This year’s World Mental Health Day (it was celebrated last Saturday) takes place at a time when our daily lives have been significantly altered as a result of the Covid-19 pandemic.

The last few months have brought many challenges: for health personnel, who provide their services in difficult circumstances, and go to work with the fear of taking Covid-19 home; for students, who have had to adapt to distance classes, with little contact with teachers and classmates, and full of anxiety about their future; for workers, whose livelihoods are threatened; for the huge number of people trapped in poverty or in fragile humanitarian settings with very little protection against Covid-19; and for people with mental health conditions, many of whom are even more socially isolated than before.

Not to mention managing the pain of losing a loved one, sometimes without being able to say goodbye.
The economic consequences of the pandemic are already being felt everywhere, as companies lay off staff in an attempt to save the business, or are forced to close completely.

Based on past emergencies, mental health and psychosocial support needs are expected to increase significantly in the coming months and years.

Investing in national and international mental health programs, which have been underfunded for years, is more important than ever.

For this reason, this year’s World Mental Health Day campaign has set out to achieve increased investments in favor of mental health.

Join the campaign

The campaign, jointly conceived by the World Health Organization, United for Global Mental Health and the World Federation for Mental Health, is based on the realization that, despite the fact that mental health has attracted increasing global attention in recent years, it has not received proportional investments.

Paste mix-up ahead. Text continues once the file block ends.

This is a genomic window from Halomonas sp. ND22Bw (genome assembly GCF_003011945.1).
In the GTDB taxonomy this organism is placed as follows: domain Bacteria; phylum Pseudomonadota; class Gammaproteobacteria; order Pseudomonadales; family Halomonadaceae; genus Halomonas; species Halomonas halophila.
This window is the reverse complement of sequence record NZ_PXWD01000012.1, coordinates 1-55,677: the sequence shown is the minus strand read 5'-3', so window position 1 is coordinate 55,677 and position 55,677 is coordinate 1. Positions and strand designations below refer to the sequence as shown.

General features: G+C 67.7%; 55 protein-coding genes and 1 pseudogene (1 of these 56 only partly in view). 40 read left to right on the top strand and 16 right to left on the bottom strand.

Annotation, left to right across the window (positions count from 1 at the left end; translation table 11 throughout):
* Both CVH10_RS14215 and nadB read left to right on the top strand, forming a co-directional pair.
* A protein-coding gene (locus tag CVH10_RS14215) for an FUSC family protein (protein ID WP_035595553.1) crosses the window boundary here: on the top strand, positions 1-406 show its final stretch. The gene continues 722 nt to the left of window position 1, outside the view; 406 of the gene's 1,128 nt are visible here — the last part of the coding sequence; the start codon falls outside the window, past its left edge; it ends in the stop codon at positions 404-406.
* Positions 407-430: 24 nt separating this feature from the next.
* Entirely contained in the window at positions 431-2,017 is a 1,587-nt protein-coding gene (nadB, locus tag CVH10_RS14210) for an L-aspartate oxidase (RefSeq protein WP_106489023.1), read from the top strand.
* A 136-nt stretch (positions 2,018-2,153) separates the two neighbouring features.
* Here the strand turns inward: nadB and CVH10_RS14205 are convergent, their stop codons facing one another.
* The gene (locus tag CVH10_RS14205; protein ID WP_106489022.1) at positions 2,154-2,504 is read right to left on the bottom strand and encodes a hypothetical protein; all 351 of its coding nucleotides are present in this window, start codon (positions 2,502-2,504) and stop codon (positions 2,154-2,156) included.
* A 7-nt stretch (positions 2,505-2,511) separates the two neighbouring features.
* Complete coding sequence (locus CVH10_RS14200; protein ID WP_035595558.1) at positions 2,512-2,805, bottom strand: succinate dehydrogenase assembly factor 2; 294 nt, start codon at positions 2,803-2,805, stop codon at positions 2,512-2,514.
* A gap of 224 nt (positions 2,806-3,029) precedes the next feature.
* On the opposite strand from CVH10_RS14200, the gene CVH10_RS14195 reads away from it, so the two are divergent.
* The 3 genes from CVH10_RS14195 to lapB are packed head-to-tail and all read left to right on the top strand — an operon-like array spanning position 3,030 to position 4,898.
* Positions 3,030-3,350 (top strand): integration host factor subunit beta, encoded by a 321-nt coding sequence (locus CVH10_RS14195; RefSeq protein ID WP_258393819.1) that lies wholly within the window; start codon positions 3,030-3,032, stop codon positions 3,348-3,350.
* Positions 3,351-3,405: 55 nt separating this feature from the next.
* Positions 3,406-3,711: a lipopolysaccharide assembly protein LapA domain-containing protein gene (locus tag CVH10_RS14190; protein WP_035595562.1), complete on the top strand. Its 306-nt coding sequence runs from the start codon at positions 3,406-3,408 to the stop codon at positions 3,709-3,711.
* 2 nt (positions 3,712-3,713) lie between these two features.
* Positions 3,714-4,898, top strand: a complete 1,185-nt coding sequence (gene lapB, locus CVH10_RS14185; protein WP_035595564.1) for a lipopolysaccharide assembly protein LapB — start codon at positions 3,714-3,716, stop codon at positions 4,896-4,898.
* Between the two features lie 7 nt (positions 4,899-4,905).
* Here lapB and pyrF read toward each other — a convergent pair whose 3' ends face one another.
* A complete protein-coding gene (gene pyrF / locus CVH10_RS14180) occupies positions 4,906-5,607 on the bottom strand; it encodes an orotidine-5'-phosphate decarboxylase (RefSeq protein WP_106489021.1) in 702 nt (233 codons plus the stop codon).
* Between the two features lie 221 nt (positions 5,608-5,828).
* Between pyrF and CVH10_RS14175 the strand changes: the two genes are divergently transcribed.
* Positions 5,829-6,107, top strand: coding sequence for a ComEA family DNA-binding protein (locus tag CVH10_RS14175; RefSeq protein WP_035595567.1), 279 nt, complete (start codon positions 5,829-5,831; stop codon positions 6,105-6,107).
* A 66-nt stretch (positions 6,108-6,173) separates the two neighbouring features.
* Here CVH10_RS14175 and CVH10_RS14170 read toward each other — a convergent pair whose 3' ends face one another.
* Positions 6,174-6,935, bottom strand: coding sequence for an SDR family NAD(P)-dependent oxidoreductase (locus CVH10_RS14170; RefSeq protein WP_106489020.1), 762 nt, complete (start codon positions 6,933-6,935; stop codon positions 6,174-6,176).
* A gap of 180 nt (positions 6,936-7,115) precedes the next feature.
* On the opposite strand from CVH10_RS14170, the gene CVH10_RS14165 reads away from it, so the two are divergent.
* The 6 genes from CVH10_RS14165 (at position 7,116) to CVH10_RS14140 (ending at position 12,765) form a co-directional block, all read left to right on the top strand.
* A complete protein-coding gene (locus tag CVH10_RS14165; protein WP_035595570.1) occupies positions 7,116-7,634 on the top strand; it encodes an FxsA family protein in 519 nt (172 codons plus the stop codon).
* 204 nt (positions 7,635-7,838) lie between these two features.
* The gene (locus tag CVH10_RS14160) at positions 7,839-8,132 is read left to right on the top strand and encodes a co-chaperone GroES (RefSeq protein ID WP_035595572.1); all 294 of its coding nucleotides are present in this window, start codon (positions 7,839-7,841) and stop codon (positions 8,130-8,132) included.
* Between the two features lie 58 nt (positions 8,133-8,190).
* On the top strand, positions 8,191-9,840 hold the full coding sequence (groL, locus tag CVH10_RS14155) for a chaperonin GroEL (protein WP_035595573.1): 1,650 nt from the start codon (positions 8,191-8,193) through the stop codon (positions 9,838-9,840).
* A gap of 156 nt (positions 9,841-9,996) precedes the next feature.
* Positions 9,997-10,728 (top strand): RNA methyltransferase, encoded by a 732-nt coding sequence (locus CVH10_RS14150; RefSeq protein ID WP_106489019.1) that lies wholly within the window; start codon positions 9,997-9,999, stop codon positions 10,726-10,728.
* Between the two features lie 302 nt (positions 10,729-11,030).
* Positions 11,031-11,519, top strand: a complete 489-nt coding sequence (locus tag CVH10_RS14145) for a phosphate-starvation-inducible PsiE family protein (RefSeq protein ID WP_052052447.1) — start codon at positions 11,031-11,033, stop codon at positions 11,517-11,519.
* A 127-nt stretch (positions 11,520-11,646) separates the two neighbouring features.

The campaign offers us the opportunity to bet in favor of life: at the individual level, to take concrete measures in favor of our own mental health and to support friends and family affected by mental disorders; as employers, to take steps to implement employee wellness programs; at the government level, to commit to establishing or expanding mental health services; and, as journalists, to explain what more can and should be done to make mental health a reality for all.

Given the recommendations for physical distancing in force in countries around the world, the main activities of this campaign organized by WHO and its partners will take place online.

We also encourage World Mental Health Day event organizers to launch online activities where possible.

When holding face-to-face activities, it is important to comply with the measures of physical distancing and infection prevention, in line with the regulations of national and local authorities.


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